UNC offers need-based financial aid to help off-set the costs of attendance. Eligibility for financial aid is based on information provided by students on FAFSA, the Free Application for Federal Student Aid, and the CSS/PROFILE. Parents’ income and assets factor into how much a student will receive. Students must request financial aid yearly and fill out new forms each time.
UNC tries to meet the full extent of a student’s financial need. Nearly half of the students receive aid, and 1 in 3 students borrow to afford school. Average student debt is lower at UNC than at similar schools.
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To avoid the headache that more than 1,000 students experienced last year, the Office of Scholarships and Student Aid has streamlined its work-study application process.
As state legislators deliberate measures to close a state budget shortfall of $2.4 billion, budgetary adjustments could benefit K-12 education at the expense of the UNC system and community colleges.
A legislative proposal to decrease state financial aid funding by $37.6 million for the 2011-2012 academic year could throw University aid packages into uncertainty.
Students who completed their FAFSA form and Financial Aid Profile by today’s deadline have an advantage over those who chose to procrastinate.
Seven years ago, the University established the Carolina Covenant program to overcome the weight college tuition can place on students beneath the poverty line.
If a Republican effort to reduce federal spending passes through the divided U.S. Congress, students in North Carolina could lose about $166 million in financial aid funding for the upcoming academic year.
Students who are married might qualify for more financial benefits, including improved need-based financial aid and in-state tuition. This does not immediately translate to in-state residency for UNC students. But married students do not have to include their parents’ income as their own on FAFSA forms, she said, which might help with financial aid.
As university budgets nationwide are cut and tuition increased, it is more important than ever to fill out the FAFSA form early, administrators say.
Students nationwide might see changes to the higher education system in the next few years, which could lead to loss of grants and federal student aid.With a new Republican majority in U.S. Congress, the Department of Education’s budget could get slashed and some of its power transferred to states.
At a meeting Tuesday, the Committee on Scholarships, Awards and Student Aid discussed a potential repeal by the N.C. General Assembly that could make merit scholarship funds more scarce.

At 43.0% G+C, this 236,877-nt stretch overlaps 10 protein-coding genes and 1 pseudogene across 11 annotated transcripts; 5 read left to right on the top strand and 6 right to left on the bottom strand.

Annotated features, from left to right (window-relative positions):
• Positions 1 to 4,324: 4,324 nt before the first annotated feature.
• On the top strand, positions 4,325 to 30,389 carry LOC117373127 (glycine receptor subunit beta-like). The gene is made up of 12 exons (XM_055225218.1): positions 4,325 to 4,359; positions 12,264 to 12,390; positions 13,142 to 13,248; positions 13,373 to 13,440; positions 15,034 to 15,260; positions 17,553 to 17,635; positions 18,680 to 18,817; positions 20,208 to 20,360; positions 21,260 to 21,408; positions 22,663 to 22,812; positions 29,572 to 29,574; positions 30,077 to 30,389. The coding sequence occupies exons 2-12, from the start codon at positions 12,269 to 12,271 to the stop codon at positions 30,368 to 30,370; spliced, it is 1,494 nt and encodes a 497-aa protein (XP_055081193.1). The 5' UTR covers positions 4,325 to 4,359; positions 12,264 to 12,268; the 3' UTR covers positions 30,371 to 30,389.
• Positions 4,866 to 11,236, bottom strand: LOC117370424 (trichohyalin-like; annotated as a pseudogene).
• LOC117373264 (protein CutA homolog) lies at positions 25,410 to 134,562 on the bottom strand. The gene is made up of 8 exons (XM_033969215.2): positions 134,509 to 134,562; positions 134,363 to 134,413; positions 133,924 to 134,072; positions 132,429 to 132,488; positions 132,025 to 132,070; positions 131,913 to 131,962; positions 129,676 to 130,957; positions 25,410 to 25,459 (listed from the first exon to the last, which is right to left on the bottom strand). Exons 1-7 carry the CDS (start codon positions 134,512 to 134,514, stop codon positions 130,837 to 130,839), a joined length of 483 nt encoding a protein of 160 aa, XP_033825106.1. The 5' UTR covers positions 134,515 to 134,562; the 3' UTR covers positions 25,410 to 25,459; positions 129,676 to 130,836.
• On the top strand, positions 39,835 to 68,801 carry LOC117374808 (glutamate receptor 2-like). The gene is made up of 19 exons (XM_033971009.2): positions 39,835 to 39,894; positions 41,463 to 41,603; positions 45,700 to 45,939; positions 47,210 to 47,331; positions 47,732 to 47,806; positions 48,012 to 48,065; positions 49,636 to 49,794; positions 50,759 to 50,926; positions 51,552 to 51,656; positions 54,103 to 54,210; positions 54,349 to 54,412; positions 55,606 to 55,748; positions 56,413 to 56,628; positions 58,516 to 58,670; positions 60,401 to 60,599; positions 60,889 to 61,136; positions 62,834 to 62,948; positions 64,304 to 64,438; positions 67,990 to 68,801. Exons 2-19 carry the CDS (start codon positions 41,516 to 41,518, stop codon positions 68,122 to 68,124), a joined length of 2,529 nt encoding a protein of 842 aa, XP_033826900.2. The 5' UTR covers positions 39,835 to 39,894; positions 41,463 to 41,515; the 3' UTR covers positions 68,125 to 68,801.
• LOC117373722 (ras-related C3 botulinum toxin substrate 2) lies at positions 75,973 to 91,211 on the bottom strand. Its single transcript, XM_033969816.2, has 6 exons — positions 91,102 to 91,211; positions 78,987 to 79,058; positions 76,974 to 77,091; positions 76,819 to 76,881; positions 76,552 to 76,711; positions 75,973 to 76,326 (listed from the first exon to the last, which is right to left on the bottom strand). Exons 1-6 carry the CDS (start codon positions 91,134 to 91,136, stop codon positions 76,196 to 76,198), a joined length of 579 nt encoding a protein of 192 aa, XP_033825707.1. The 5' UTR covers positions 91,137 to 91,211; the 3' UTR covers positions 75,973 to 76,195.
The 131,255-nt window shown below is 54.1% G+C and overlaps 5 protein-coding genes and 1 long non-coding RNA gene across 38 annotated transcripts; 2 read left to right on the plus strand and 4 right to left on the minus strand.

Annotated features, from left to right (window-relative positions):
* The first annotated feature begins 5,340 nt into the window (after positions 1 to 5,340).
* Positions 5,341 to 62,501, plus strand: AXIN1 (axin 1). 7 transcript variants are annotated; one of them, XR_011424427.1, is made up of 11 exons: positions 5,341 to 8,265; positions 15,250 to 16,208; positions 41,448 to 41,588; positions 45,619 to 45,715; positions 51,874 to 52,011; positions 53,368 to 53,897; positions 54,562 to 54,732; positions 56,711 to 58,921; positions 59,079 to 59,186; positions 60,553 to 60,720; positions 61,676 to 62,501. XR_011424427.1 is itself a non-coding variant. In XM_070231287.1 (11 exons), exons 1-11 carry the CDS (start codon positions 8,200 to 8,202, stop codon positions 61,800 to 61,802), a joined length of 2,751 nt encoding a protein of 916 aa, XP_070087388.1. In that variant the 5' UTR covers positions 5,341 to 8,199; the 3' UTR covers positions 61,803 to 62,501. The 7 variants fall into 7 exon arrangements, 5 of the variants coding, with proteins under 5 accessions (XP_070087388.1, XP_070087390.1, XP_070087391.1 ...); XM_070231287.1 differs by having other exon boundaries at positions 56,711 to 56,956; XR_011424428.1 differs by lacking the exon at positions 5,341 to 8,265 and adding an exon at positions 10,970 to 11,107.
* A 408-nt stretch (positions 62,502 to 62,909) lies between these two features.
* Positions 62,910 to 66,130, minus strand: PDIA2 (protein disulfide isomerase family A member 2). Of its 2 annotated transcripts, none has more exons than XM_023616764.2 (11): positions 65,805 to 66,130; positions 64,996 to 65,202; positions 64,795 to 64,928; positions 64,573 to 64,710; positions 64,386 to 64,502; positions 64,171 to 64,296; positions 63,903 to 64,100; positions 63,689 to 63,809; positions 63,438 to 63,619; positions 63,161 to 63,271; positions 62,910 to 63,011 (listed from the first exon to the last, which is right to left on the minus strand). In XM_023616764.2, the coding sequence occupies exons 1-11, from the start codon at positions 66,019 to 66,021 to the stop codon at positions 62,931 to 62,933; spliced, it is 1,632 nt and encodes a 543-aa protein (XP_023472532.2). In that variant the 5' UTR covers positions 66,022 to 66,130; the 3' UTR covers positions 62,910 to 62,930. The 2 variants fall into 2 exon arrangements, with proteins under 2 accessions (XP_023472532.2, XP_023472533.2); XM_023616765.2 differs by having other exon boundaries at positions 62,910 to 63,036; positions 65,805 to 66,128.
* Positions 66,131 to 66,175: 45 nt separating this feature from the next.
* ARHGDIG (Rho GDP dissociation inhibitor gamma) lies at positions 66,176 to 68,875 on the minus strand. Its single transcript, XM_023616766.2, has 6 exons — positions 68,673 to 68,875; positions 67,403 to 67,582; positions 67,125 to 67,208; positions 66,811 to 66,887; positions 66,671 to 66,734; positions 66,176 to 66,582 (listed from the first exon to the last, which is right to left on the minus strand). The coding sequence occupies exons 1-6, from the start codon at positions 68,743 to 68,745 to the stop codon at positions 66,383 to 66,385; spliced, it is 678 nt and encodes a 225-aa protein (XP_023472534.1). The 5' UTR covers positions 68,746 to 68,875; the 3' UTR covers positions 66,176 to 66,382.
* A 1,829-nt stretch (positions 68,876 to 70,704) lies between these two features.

A legislative committee approved a set of recommendations Tuesday intended to combat growing concerns about government funding for financial aid.The N.C. General Assembly will vote on the recommendations in their upcoming session, which convenes Jan. 26.The committee, which focuses on state-funded financial aid, recommended consolidating three need-based grants into the N.C. Access and Success Grant and eight loan programs into the N.C. Forgivable Education Loan for Service program beginning with the 2012-2013 academic year.
As the University system prepares for one of its toughest years in history, its Board of Governors today will tackle two big issues facing students — the rising cost of tuition and the depleting funds for financial aid.
For the tenth consecutive year, UNC has been named the best value in the land. The University received the No. 1 ranking on Kiplinger’s “Best Values in Public Colleges” list.
Katie Wordsworth, a freshman biology major, said she needs every cent of her financial aid grants to achieve her dream of becoming an oncologist. Once accepted to UNC, her decision to attend was an easy one — it was the only school to promise her a debt-free education through the Carolina Covenant scholarship.
With different parties in charge of the two chambers in U.S. Congress and Republicans taking the majority in the North Carolina General Assembly, President Barack Obama and Gov. Bev Perdue’s agendas, including parts which directly affect students, could be obstructed or compromised.
If a recommendation for simplifying the state’s financial-aid system is followed, students from similar economic circumstances in the UNC system would be receiving the same amount of aid, regardless of the tuition costs they pay. At the request of the UNC and N.C. community college systems’ presidents, a work group comprised of state education officials studied simplifying the financial-aid system and recommended standardizing a formula for calculating aid awards for students and consolidating three sources of state financial aid into one.